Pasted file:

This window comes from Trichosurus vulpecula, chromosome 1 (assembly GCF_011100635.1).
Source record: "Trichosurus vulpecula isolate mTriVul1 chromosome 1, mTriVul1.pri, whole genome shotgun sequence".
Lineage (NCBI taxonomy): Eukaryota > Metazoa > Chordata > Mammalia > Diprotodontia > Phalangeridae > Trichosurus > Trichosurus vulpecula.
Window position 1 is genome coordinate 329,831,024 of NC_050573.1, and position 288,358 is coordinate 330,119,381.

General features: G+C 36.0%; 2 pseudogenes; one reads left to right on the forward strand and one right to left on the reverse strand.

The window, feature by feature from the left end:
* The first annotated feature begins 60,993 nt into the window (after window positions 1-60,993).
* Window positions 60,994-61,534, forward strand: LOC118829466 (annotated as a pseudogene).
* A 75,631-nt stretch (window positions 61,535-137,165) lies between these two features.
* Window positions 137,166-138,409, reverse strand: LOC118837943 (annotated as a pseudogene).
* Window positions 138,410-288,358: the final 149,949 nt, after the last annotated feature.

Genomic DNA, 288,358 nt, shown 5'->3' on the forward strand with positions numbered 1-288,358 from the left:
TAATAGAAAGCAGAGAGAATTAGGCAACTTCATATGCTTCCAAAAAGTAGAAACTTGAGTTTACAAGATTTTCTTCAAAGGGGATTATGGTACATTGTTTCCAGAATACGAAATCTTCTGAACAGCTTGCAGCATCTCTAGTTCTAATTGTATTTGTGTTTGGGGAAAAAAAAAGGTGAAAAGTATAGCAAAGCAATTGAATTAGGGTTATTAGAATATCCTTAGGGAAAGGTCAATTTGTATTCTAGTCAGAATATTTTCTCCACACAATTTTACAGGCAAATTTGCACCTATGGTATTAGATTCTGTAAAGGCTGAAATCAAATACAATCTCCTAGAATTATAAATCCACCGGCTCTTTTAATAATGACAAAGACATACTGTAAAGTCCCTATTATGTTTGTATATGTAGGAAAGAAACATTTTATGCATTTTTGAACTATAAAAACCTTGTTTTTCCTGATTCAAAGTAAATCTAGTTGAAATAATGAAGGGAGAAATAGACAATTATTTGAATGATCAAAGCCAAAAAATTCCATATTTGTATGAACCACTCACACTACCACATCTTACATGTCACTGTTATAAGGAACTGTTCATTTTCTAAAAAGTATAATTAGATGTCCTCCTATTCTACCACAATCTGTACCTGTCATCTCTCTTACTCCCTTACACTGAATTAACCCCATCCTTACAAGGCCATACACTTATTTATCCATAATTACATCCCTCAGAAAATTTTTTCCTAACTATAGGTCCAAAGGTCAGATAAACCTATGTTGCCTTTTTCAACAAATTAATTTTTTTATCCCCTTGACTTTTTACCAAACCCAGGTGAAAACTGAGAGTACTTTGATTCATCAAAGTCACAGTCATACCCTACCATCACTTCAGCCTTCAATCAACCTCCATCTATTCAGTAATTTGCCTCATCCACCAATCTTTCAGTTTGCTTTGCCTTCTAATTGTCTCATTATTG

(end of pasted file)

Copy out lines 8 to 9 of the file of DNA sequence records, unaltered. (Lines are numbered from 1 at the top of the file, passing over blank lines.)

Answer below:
* Window positions 60,994-61,534, forward strand: LOC118829466 (annotated as a pseudogene).
* A 75,631-nt stretch (window positions 61,535-137,165) lies between these two features.